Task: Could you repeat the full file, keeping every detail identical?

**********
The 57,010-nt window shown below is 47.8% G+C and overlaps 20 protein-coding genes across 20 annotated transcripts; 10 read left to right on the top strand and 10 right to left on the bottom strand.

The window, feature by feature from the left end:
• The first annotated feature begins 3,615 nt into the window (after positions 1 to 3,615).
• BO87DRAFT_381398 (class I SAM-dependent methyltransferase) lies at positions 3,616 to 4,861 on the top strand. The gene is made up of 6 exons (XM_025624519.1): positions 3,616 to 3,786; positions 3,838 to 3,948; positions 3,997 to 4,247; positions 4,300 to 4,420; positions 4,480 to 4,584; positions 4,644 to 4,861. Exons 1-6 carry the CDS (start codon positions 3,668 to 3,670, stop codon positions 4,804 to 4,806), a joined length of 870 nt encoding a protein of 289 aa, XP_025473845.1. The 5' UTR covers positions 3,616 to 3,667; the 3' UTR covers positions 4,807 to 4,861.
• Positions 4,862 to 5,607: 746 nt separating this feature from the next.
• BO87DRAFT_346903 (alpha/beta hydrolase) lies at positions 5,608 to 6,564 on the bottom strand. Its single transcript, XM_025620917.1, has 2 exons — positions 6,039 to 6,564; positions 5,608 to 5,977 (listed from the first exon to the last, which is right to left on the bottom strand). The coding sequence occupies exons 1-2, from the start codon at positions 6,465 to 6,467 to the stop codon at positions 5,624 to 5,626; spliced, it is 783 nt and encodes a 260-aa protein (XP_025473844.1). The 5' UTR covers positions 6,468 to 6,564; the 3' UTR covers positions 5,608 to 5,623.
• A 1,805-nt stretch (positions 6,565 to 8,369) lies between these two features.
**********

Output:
The 57,010-nt window shown below is 47.8% G+C and overlaps 20 protein-coding genes across 20 annotated transcripts; 10 read left to right on the top strand and 10 right to left on the bottom strand.

The window, feature by feature from the left end:
• The first annotated feature begins 3,615 nt into the window (after positions 1 to 3,615).
• BO87DRAFT_381398 (class I SAM-dependent methyltransferase) lies at positions 3,616 to 4,861 on the top strand. The gene is made up of 6 exons (XM_025624519.1): positions 3,616 to 3,786; positions 3,838 to 3,948; positions 3,997 to 4,247; positions 4,300 to 4,420; positions 4,480 to 4,584; positions 4,644 to 4,861. Exons 1-6 carry the CDS (start codon positions 3,668 to 3,670, stop codon positions 4,804 to 4,806), a joined length of 870 nt encoding a protein of 289 aa, XP_025473845.1. The 5' UTR covers positions 3,616 to 3,667; the 3' UTR covers positions 4,807 to 4,861.
• Positions 4,862 to 5,607: 746 nt separating this feature from the next.
• BO87DRAFT_346903 (alpha/beta hydrolase) lies at positions 5,608 to 6,564 on the bottom strand. Its single transcript, XM_025620917.1, has 2 exons — positions 6,039 to 6,564; positions 5,608 to 5,977 (listed from the first exon to the last, which is right to left on the bottom strand). The coding sequence occupies exons 1-2, from the start codon at positions 6,465 to 6,467 to the stop codon at positions 5,624 to 5,626; spliced, it is 783 nt and encodes a 260-aa protein (XP_025473844.1). The 5' UTR covers positions 6,468 to 6,564; the 3' UTR covers positions 5,608 to 5,623.
• A 1,805-nt stretch (positions 6,565 to 8,369) lies between these two features.